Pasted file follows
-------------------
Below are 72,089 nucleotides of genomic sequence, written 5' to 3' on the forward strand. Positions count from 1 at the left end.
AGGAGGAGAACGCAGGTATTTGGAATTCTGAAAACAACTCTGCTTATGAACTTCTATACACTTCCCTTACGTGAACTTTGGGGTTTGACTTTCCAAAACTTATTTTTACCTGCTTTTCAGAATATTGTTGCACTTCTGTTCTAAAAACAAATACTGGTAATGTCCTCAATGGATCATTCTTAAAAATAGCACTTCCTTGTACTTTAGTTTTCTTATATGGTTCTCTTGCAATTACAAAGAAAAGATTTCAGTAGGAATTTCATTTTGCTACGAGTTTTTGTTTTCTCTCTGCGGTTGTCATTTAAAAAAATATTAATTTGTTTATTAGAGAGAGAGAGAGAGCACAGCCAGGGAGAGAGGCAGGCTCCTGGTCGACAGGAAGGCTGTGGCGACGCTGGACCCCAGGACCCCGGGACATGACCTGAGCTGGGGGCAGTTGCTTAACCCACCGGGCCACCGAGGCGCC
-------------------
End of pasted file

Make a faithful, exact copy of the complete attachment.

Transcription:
Below are 72,089 nucleotides of genomic sequence, written 5' to 3' on the forward strand. Positions count from 1 at the left end.
AGGAGGAGAACGCAGGTATTTGGAATTCTGAAAACAACTCTGCTTATGAACTTCTATACACTTCCCTTACGTGAACTTTGGGGTTTGACTTTCCAAAACTTATTTTTACCTGCTTTTCAGAATATTGTTGCACTTCTGTTCTAAAAACAAATACTGGTAATGTCCTCAATGGATCATTCTTAAAAATAGCACTTCCTTGTACTTTAGTTTTCTTATATGGTTCTCTTGCAATTACAAAGAAAAGATTTCAGTAGGAATTTCATTTTGCTACGAGTTTTTGTTTTCTCTCTGCGGTTGTCATTTAAAAAAATATTAATTTGTTTATTAGAGAGAGAGAGAGAGCACAGCCAGGGAGAGAGGCAGGCTCCTGGTCGACAGGAAGGCTGTGGCGACGCTGGACCCCAGGACCCCGGGACATGACCTGAGCTGGGGGCAGTTGCTTAACCCACCGGGCCACCGAGGCGCC